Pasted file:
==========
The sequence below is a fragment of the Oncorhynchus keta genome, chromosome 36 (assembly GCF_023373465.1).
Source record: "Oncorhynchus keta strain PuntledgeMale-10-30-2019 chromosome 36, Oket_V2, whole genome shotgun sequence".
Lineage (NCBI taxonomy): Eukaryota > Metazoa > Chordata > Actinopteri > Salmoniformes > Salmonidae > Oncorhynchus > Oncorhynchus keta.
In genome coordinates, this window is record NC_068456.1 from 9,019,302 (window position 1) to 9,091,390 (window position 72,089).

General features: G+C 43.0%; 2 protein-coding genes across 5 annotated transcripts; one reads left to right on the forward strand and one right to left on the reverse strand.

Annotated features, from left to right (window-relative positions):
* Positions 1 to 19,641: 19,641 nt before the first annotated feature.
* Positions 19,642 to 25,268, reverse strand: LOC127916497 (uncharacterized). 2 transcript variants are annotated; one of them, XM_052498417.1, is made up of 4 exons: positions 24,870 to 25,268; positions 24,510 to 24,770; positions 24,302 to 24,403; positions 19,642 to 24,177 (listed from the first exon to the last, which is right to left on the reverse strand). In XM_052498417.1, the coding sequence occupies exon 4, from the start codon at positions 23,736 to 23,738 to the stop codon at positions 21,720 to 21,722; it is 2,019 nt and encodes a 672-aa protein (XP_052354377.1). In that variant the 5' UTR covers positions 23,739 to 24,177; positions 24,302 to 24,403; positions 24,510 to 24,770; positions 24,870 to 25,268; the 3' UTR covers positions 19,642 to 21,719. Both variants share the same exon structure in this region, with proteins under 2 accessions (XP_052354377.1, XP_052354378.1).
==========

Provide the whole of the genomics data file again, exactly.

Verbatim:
The sequence below is a fragment of the Oncorhynchus keta genome, chromosome 36 (assembly GCF_023373465.1).
Source record: "Oncorhynchus keta strain PuntledgeMale-10-30-2019 chromosome 36, Oket_V2, whole genome shotgun sequence".
Lineage (NCBI taxonomy): Eukaryota > Metazoa > Chordata > Actinopteri > Salmoniformes > Salmonidae > Oncorhynchus > Oncorhynchus keta.
In genome coordinates, this window is record NC_068456.1 from 9,019,302 (window position 1) to 9,091,390 (window position 72,089).

General features: G+C 43.0%; 2 protein-coding genes across 5 annotated transcripts; one reads left to right on the forward strand and one right to left on the reverse strand.

Annotated features, from left to right (window-relative positions):
* Positions 1 to 19,641: 19,641 nt before the first annotated feature.
* Positions 19,642 to 25,268, reverse strand: LOC127916497 (uncharacterized). 2 transcript variants are annotated; one of them, XM_052498417.1, is made up of 4 exons: positions 24,870 to 25,268; positions 24,510 to 24,770; positions 24,302 to 24,403; positions 19,642 to 24,177 (listed from the first exon to the last, which is right to left on the reverse strand). In XM_052498417.1, the coding sequence occupies exon 4, from the start codon at positions 23,736 to 23,738 to the stop codon at positions 21,720 to 21,722; it is 2,019 nt and encodes a 672-aa protein (XP_052354377.1). In that variant the 5' UTR covers positions 23,739 to 24,177; positions 24,302 to 24,403; positions 24,510 to 24,770; positions 24,870 to 25,268; the 3' UTR covers positions 19,642 to 21,719. Both variants share the same exon structure in this region, with proteins under 2 accessions (XP_052354377.1, XP_052354378.1).